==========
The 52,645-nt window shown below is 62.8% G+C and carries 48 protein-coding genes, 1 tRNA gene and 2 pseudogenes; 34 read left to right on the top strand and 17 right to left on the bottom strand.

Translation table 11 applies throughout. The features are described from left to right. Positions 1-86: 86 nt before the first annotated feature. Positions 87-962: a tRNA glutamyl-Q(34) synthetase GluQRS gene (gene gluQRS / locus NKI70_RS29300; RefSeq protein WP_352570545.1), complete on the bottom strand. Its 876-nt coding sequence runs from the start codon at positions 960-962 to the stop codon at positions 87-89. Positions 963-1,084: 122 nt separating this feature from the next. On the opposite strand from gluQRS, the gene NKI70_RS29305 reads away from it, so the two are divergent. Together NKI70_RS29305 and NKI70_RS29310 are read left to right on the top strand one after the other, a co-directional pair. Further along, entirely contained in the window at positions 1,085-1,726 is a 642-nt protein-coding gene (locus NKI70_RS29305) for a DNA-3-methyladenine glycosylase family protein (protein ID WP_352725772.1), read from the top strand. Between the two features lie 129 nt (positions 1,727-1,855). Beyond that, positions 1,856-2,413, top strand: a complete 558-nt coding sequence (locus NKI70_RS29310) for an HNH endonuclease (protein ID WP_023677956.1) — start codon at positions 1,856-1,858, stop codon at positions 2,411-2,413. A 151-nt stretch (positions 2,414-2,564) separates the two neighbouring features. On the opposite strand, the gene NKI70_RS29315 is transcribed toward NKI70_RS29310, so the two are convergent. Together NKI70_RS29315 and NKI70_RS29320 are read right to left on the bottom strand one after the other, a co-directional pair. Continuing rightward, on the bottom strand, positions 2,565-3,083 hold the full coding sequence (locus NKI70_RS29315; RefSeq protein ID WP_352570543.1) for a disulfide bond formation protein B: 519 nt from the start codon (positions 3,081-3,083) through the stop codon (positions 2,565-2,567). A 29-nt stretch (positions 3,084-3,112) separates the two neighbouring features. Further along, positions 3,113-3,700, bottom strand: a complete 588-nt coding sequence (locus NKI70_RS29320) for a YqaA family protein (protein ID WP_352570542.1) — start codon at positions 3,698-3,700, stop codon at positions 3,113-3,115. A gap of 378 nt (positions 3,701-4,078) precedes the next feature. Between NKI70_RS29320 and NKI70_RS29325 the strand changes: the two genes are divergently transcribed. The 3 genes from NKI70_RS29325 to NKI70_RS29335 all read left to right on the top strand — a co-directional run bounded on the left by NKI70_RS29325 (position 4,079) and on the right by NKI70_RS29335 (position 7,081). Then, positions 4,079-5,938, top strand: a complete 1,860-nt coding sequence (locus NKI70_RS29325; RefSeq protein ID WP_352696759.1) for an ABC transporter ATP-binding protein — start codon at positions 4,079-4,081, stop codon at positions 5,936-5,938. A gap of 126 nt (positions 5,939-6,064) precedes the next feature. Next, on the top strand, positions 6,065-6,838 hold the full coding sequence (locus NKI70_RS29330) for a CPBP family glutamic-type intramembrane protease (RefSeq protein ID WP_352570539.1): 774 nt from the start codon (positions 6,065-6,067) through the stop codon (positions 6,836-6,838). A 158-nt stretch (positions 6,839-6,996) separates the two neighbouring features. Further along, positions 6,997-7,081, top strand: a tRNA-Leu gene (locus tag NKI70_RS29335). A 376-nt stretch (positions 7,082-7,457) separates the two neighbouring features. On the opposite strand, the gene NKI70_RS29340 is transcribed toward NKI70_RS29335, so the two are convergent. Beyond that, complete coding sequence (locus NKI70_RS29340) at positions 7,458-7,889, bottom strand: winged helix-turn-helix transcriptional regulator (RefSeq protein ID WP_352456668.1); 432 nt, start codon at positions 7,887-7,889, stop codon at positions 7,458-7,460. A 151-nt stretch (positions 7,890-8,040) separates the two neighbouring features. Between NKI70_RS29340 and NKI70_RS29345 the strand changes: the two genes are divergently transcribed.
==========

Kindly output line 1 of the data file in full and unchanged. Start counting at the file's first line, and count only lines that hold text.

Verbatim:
The 52,645-nt window shown below is 62.8% G+C and carries 48 protein-coding genes, 1 tRNA gene and 2 pseudogenes; 34 read left to right on the top strand and 17 right to left on the bottom strand.